He talked about the elements that are vital to the smooth running of a property management business. Skilled tradesmen on staff are a must to keep up with ongoing maintenance and repairs. A live-in superintendent to do minor repairs, manage the property and keep the management company informed of issues arising is also very helpful. In conclusion, he said that in order to run a successful business, property managers needed to know “enough about everything” – finance, maintenance, tax, law and regulation – and have a good sense of humour!
The Australian perspective
Patrick Tuttle, Group MD and CEO of Pepper Home Loans, gave an international perspective on the Irish mortgage market. The largest non-bank mortgage lender in Australia, Pepper recently acquired GE Capital’s Irish mortgage business, and plans to bring its financial services, and corporate real estate advisory and asset management expertise to the Irish market. He pointed out some differences between the Irish situation and that of Australia, where there is far less unemployment, no tracker mortgages, and far fewer mortgages at 90+ days’ arrears (<1%). Pepper plans to bring its arrears management skills to its Irish loan book. He felt that banks have been very slow to act on Ireland’s enormous arrears and negative equity problem. Innovative methods to deal with these problems are on the way, but there has been a lack of investment by banks in mortgage collection and recovery. He spoke about the need to balance borrower and lender needs, and praised the new personal insolvency laws as possibly offering solutions. Pepper plans to bring new strategies to the Irish market that have been successfully implemented in the UK and Australia, to keep borrowers in their homes where possible, although repossessions may be necessary in some cases. The company is optimistic about the Irish economy and property industry, and hopes to expand in the long run, even moving back into mortgage lending.
The bigger picture
The final speaker of the morning was Secretary General at the Department of Finance John Moran, who spoke about the prospects for property and construction in Ireland. He spoke about the upcoming Budget, and encouraged the Society and all interest groups to come to his Department with ideas and submissions. He exhorted delegates to take a global view of the industry’s future prospects, using the PIVOT Dublin project, which presents Dublin as an international design hub, as an exemplar.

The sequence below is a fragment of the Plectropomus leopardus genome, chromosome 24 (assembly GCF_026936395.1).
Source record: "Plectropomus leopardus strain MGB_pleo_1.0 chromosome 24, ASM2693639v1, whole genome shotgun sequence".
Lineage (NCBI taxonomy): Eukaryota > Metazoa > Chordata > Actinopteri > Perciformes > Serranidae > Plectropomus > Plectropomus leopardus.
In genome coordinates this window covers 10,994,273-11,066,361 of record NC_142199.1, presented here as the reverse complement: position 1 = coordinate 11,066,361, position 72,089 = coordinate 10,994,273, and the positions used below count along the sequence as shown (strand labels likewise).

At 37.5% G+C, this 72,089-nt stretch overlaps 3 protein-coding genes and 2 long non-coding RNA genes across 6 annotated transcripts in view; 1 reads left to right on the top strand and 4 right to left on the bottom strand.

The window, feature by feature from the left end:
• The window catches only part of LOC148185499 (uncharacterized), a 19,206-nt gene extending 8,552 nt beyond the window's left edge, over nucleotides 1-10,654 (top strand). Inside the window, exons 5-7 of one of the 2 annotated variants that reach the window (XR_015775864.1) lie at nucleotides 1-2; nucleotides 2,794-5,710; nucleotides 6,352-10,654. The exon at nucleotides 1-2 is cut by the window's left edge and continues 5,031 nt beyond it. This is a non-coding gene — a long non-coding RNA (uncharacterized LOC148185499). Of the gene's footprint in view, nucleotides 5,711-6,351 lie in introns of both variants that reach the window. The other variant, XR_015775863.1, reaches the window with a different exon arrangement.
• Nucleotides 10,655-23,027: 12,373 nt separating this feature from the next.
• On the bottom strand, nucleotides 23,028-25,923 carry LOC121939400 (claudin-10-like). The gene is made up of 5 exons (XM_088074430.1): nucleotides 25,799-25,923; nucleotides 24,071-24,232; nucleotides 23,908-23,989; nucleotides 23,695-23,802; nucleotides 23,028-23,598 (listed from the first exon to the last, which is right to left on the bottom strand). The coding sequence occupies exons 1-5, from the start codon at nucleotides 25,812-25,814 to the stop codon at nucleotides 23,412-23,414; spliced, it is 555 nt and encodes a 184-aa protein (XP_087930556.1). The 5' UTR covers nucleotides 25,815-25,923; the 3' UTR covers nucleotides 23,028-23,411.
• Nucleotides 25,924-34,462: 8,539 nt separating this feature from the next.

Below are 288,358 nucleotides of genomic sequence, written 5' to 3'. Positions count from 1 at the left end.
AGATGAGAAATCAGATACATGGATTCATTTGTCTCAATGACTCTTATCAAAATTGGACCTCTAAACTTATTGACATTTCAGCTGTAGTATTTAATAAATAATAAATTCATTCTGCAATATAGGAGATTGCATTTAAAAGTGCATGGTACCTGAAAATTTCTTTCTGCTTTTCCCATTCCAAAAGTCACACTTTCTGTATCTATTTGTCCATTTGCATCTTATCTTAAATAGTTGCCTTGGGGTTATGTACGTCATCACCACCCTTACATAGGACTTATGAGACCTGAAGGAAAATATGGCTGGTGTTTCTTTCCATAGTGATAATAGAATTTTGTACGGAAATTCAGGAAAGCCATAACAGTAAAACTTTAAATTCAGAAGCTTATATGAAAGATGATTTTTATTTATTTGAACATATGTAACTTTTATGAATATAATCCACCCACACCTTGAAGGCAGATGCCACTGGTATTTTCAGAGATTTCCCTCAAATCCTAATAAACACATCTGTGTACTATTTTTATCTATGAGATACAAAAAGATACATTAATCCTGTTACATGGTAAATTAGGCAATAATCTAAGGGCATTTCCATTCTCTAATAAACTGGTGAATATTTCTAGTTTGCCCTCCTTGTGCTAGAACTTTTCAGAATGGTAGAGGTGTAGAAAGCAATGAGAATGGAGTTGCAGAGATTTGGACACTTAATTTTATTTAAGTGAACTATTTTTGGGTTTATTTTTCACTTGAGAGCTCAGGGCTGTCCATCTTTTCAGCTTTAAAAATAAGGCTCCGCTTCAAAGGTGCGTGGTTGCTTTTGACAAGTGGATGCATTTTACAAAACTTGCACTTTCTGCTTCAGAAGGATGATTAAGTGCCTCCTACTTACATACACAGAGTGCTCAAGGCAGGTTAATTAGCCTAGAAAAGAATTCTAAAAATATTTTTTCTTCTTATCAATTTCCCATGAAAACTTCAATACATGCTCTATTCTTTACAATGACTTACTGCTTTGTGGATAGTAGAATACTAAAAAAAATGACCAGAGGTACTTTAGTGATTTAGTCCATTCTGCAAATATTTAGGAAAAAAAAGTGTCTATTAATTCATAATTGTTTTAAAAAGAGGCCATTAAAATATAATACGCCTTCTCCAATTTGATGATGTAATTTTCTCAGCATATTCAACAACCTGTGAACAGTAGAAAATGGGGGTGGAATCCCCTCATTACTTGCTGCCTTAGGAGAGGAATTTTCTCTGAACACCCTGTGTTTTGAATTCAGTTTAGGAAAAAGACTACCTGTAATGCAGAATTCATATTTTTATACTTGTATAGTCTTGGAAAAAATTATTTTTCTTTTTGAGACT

He suggested Ireland as a base for construction-related activities worldwide: architecture and design, construction, and service/management. He offered a broad view of the property sector as being about more than “just buildings”.
He also discussed building the idea of Ireland as a centre of property financing excellence, pointing out the interconnections and broader impact of construction and design innovation. He emphasised the need for a clear vision for the construction and property sector in the future. On the subject of REITs, he said that submissions to Government about them need to set them in context as a pillar of the overall property sector. His staff are analysing REITs at the moment, and “this may be the year to do it”.
He finished his presentation by saying that the Government needs ideas as to how we can achieve the aim of making Ireland, and Dublin in particular, an international hub for construction and design. Over a business networking lunch, a new innovation at this year’s conference, delegates were able to meet colleagues from around the country, discuss the conference (and the burning issues of the day) and listen to an uplifting presentation from John Lonergan, former governor of Mountjoy Prison, and experienced speaker on education and humanitarian issues.